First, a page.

The world’s first large deep water Marine Protected Area

03 December 2013 | Fact sheet

Phoenix Islands Protected Area World Heritage Site, Kiribati

Background

Kiribati first declared the creation of the Phoenix Islands Protected Area (PIPA) at the 2006 Conference of the Parties to the Convention on Biological Diversity in Brazil. On January 30, 2008, formal regulations were adopted, making it at that time the largest MPA on Earth. On August 1, 2010, PIPA was added to the list of UNESCO World Heritage sites and it remains today the largest, and deepest, World Heritage site on Earth. PIPA is an IUCN Wilderness Area; it includes eight atoll and low reef islands of the Kiribati section of the Phoenix Island group, two submerged reefs, Carondelet Reef and Winslow Reef, with Carondelet Reef being as little as 3 to 4 meters underwater at low tide, and a large number of seamounts – submerged mountains that are thought to be extinct volcanoes. Managed by an inter-ministerial committee, PIPA helps to conserve one of the world’s last remaining intact oceanic coral archipelago ecosystems.

View images of the site

Size and Location

Located between Fiji and Hawaii in the central Pacific, PIPA is part of the Republic of Kiribati, the largest atoll nation in the world. Kiribati’s three island chains cover a land area of only 811 square kilometers (313 square miles), but its ocean territory contains over 3.5 million square kilometers (more than 1.3 million square miles). With 408,250 square kilometers (157,626 square miles- about the size of California) of marine and terrestrial habitats, PIPA is one of the largest marine conservation efforts of its kind by a Least Developed Country. 

Flora and Fauna

This vast protected area is home to 19 species of breeding seabirds, including a globally important population of the endangered, endemic Phoenix Petrel (Pterodroma alba) –‘Te Ruru’ in the Kiribati language- along with 30 other species of migratory birds recorded. It is also home to 19 species of marine mammals, over 250 species of corals, 550 species of fish, and nesting sea turtles such as the endangered green (Chelonia mydas) and critically endangered hawksbill (Eretmochelys imbricate). Yet PIPA was the world’s first large, truly deep water, mid-ocean MPA and much of its area remains unexplored including over a dozen unnamed seamounts and deep sea areas reaching to 6,000 meters below sea level. The most breathtaking aspect of PIPA is not its diversity, but the size and numbers of individual animals due to its remoteness and therefore near-pristine ecosystems. Large giant clams (Tridacna sp.), schools of top predators such as sharks, Green bumphead parrotfish (Bolbometopon muricatum) and Napoleon wrasse (Cheilinus undulatus) are found in numbers and sizes not seen on reefs with human populations due to fishing pressure.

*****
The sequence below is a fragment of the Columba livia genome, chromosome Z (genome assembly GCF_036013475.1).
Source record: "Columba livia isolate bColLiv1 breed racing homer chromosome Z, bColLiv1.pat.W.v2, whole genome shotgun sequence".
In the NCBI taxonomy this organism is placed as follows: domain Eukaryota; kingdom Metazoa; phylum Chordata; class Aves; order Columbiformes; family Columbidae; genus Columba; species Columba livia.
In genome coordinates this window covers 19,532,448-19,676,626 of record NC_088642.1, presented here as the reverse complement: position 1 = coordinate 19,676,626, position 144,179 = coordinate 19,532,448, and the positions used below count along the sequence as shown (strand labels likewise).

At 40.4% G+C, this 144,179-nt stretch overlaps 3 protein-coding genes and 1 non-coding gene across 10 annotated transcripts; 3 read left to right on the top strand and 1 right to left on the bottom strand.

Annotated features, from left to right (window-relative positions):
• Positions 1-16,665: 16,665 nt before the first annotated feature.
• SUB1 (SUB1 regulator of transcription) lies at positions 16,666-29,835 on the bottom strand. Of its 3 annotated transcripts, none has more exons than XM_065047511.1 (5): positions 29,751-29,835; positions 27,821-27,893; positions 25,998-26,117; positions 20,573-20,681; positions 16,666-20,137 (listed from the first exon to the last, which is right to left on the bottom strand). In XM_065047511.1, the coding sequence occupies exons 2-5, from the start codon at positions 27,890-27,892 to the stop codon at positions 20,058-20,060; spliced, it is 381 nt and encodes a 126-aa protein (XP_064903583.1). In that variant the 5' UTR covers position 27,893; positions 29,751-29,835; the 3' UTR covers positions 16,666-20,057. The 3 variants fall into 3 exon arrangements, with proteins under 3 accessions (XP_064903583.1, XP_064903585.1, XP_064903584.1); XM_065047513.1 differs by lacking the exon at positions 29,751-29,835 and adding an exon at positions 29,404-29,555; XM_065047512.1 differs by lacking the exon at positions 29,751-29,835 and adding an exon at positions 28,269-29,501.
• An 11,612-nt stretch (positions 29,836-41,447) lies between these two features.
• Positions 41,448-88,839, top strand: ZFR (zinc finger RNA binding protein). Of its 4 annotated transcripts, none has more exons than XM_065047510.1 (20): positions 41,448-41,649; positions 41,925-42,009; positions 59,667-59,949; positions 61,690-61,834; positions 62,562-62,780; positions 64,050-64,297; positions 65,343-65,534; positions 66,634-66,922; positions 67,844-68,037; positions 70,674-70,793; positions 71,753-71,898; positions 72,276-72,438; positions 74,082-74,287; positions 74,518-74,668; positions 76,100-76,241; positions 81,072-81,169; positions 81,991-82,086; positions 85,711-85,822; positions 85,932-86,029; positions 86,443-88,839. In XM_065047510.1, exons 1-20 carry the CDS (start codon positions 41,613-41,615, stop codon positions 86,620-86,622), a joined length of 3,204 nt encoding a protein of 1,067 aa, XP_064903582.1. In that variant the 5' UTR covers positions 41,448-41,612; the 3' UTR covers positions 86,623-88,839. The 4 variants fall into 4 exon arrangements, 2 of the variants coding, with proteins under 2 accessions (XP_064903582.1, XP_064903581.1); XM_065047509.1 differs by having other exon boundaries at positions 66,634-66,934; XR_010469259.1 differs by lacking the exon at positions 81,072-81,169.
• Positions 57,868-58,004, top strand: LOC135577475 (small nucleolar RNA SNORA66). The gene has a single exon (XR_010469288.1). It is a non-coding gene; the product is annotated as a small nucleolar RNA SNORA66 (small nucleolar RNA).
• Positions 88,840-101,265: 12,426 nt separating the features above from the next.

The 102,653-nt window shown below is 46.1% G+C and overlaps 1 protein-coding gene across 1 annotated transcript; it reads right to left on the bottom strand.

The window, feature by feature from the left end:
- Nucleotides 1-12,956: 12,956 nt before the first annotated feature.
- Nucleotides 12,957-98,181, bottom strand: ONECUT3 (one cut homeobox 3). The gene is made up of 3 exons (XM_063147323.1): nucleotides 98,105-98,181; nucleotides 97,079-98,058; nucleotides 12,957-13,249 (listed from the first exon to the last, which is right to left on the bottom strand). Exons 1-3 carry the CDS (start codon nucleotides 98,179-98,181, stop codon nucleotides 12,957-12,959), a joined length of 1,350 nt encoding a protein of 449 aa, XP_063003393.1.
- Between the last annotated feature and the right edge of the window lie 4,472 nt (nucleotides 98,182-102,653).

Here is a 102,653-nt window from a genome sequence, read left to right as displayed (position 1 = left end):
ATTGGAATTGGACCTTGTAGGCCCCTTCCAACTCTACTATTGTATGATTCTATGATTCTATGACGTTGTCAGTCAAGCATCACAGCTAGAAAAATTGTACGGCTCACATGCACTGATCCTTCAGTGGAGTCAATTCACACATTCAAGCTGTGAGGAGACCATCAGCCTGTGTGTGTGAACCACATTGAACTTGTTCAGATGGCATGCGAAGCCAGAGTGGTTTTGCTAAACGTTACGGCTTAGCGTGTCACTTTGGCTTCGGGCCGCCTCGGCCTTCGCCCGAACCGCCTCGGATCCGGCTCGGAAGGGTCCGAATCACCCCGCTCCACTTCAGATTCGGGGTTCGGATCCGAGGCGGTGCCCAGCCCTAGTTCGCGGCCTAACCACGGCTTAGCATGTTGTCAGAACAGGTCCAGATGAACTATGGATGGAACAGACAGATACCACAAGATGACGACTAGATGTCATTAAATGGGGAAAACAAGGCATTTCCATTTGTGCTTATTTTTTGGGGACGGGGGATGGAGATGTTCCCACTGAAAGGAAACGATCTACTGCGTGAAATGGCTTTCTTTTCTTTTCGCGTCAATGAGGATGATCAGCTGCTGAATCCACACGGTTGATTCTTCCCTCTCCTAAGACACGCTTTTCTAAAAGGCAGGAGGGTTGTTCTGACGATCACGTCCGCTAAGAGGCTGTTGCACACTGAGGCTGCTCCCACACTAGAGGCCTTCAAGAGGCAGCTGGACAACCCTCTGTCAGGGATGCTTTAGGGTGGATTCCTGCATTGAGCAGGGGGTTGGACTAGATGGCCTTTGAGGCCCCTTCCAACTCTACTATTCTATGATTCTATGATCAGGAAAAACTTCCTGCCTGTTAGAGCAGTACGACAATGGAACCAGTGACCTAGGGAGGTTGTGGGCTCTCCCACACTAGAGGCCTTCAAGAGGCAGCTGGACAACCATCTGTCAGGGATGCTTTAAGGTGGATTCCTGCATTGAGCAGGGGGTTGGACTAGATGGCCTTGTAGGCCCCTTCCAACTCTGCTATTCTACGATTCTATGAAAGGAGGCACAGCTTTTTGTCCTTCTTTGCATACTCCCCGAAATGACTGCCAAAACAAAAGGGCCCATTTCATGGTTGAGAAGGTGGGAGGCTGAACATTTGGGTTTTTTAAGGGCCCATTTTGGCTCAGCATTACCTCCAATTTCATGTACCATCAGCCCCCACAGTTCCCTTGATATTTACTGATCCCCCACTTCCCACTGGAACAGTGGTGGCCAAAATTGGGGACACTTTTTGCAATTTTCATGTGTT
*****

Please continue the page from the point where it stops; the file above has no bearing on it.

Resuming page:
Challenges

PIPA’s lack of permanent habitation and isolation from humans has protected its splendor and allowed it to remain as reefs globally would have looked 1,000 years ago when untouched by humans.

However, real threats exist. Non-native, invasive species, such as rats, rabbits, and cats, have had a great impact on many islands. Since 2006 a successful island eradication program has removed invasive mammals from three of the eight islands, allowing nesting seabird populations to rebound.

Illegal fishing can have serious ramifications, especially in sensitive coral reefs and lagoon areas.

The main threat to PIPA though is global: coral bleaching and die offs due to increased severity and duration of ocean warming events.

During a 2002-2003 El Nino event PIPA suffered the most intense sea temperature ‘hotspot’ yet recorded, which resulted in massive mortality, averaging 60% across the island group and increasing to near 100% in the most sensitive habitats.

Monitoring has indicated that PIPA’s reefs are resilient and are bouncing back quickly. Ominously, climate change simulations show that the reefs of PIPA could face as high as a 70% chance of a severe bleaching event occurring in a given year as soon as the 2050s.